prove me wrong & perform your own study (testing for contamination at your facility & the drop of of your product) if you find no contamination, i would support your efforts to deny the proposed FDA regulations.
 
2014-04-15 01:33:48 PM
This regulation is about not crossing the streams in various food supply chains, so that one problem doesn't destroy the entire food supply of the entire country.
 
2014-04-15 01:34:19 PM

max_pooper: Considering the grain is sterilized in the brewing process, it doesn't seem like it would take much effort to ensure the grain does not get contaminated after it leaves the lauter tun. Breweries already have to keep all the fermentation and bottle/kegging equipment sterilized, how much effort would it really be to sterilize whatever containers they put the grain in to be held until farmer Bob comes and picks it up?


Uh its fermented not sterilized.
Pasteurization happens after the spent grain is removed from the brew.
 
2014-04-15 01:34:20 PM

skozlaw: How many people are affected by this? What's the cost involved with the change?



Potentially a LOT of food production facilities in the USA. It's always in the facility's interest to find a way to get rid of food waste that's not fit for reworking and eventual consumption by humans, so it'll go to whichever animals whose stomachs can handle it. Even fish farms, though I'm not sure if fish food is in the scope of this proposed rule. It's really tl; and I dr more than a little of it.

The alternative, landfilling, costs money.

What it'll cost -- I suppose they'll have to generate some HACCP guidelines and maybe buy another color of plastic bins for this waste to start, and fill out a little more paperwork for someone to review once in a while. Long term, I bet it's still cheaper than landfilling.
 
2014-04-15 01:38:16 PM

theknuckler_33: Lots of stuff gets proposed. I'll get upset when it appears stuff is going to be implemented.


But if the proposal is public, one would think they're close to implementing it. And I don't see anything good about it.
 
2014-04-15 01:40:27 PM
From the proposed rule:

img.fark.net

Doesn't appear to onerous to me, but any new FDA rule is sure to have the affected industries bleating out the end of the world. I give it a solid meh.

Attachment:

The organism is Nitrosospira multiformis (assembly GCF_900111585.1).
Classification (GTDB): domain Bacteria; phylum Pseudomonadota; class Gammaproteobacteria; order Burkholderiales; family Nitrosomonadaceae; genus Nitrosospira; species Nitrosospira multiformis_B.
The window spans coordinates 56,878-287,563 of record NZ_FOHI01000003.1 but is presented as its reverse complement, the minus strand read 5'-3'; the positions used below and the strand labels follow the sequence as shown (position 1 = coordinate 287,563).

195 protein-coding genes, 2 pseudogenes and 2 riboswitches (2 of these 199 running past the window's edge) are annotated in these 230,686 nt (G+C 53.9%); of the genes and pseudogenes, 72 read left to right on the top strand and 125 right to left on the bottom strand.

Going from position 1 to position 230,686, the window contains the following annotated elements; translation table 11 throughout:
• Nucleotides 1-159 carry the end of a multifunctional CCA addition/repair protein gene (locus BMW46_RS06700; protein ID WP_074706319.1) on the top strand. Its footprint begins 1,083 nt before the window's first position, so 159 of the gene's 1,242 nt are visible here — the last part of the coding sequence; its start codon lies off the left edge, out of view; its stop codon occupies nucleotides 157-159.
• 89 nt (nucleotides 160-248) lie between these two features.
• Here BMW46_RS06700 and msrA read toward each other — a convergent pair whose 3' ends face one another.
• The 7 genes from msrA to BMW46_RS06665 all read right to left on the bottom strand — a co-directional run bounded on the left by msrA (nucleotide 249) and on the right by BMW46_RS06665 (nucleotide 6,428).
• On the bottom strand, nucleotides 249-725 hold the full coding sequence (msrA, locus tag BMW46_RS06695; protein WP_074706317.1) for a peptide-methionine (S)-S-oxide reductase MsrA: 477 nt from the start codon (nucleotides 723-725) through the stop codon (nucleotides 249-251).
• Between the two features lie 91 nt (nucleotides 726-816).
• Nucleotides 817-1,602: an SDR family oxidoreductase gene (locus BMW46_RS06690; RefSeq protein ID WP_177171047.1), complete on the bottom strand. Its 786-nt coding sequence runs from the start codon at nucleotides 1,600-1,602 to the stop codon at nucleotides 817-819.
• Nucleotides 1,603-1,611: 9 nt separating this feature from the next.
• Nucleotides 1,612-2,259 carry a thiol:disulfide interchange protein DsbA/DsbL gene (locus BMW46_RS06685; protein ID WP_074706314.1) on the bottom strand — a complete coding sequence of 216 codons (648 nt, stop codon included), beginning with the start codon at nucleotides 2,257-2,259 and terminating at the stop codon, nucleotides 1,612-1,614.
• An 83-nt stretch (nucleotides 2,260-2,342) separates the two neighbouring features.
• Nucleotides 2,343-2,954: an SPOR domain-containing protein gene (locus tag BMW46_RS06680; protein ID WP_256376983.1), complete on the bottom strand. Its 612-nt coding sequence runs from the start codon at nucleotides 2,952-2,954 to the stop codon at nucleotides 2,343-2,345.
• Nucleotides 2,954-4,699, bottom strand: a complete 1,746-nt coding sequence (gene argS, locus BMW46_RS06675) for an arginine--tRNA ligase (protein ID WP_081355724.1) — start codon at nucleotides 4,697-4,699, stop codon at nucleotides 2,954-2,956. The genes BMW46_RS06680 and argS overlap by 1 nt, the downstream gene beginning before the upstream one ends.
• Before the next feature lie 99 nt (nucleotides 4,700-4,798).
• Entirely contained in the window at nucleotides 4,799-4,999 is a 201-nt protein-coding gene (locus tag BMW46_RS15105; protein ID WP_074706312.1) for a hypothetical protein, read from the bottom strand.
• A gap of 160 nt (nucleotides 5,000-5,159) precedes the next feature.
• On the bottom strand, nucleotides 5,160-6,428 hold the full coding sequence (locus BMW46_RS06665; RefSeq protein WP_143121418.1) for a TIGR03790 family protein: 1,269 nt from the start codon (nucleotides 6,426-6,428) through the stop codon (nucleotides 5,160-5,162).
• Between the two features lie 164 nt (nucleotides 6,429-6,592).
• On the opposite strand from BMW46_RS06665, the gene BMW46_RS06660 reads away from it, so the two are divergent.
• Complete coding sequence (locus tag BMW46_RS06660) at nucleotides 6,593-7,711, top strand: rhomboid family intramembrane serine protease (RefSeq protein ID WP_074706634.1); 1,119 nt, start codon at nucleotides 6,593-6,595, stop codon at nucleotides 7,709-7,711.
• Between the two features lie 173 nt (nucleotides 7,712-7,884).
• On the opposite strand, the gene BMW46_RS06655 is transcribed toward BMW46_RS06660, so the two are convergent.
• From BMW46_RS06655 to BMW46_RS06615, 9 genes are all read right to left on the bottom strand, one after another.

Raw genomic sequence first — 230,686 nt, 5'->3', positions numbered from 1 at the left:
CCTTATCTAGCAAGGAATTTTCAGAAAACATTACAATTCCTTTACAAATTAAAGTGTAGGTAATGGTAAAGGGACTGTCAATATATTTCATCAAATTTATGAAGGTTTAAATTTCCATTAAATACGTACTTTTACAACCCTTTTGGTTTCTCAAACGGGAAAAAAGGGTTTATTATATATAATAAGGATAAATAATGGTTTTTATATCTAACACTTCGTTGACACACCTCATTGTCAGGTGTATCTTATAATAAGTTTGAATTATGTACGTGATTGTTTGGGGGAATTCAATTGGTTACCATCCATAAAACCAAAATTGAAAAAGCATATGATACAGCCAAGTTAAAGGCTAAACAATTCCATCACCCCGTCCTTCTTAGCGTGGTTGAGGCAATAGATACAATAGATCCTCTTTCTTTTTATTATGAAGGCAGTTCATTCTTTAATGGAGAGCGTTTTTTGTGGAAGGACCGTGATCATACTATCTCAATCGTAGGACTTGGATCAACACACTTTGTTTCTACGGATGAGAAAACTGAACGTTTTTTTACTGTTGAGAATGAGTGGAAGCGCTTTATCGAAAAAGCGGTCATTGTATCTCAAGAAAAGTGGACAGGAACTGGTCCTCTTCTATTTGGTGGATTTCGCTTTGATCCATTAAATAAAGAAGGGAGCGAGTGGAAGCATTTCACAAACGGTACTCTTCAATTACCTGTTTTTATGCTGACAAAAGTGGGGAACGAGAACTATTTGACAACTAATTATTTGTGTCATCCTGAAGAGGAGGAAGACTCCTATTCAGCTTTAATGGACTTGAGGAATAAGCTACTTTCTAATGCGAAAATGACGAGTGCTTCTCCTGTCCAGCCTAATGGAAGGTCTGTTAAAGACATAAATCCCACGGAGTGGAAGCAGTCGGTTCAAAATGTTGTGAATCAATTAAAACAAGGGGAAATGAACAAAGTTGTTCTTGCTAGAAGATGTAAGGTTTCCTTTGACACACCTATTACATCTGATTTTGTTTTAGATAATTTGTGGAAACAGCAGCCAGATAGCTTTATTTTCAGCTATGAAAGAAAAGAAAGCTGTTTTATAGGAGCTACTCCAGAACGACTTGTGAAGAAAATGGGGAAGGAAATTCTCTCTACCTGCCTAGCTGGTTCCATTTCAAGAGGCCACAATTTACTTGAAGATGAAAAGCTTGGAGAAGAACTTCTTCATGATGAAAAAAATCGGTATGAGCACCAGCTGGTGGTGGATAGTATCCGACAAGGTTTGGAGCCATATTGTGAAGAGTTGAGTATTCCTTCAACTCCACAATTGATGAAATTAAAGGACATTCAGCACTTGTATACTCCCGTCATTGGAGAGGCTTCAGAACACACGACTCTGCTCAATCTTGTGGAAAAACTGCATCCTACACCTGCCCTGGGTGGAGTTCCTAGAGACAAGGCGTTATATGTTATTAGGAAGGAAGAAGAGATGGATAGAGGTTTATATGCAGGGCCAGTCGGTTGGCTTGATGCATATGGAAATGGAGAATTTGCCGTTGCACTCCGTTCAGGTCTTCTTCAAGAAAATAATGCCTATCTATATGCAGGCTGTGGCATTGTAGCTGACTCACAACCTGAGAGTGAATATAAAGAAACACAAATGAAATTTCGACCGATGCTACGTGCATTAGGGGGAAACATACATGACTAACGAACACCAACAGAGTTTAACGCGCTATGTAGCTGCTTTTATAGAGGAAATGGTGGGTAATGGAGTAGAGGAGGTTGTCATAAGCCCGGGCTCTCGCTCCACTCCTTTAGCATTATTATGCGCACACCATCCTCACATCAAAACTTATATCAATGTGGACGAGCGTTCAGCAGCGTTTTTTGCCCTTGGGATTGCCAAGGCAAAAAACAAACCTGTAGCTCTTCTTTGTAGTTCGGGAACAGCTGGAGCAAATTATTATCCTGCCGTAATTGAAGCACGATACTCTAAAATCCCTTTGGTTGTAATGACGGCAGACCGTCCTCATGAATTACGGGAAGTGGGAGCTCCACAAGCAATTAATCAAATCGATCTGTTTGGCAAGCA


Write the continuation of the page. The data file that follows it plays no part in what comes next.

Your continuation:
/That article really sucked as far as containing any worthwhile information
//thanks Huffpo
 
2014-04-15 01:41:34 PM

Cataholic: phaseolus: ecmoRandomNumbers: This looks more like a solution in search of a problem, though.

More like unintended consequences.

Given that Bovine spongiform encephalopathy ("Mad Cow Disease") is a thing with serious consequences that's transmitted through animal feed, there are genuine issues to be addressed. And besides that obvious issue I'm sure meat producers don't want to feed their livestock any spoiled shiat that would make them sick, so a good rule regarding animal feed ought to serve their interests well.

Wild guess is the spent grains policy won't make it through the review process. Just skimming the first bit of the proposed rule (see tfa for link) it looks like there's provisions for exemptions based on the size of businesses and riskiness of a particular source of feed. Further wild guess is the rule will just force the generators of all kinds of waste that goes to feed animals to produce some more annoying pro forma paperwork once in a while. We'll see.

So nothing's being shoved down anybody's throats, here. Not yet.

Unless the brewers and distillers are using cows infected with mad cow disease as part of their mash bill, then it's not going to happen.


revbrew.com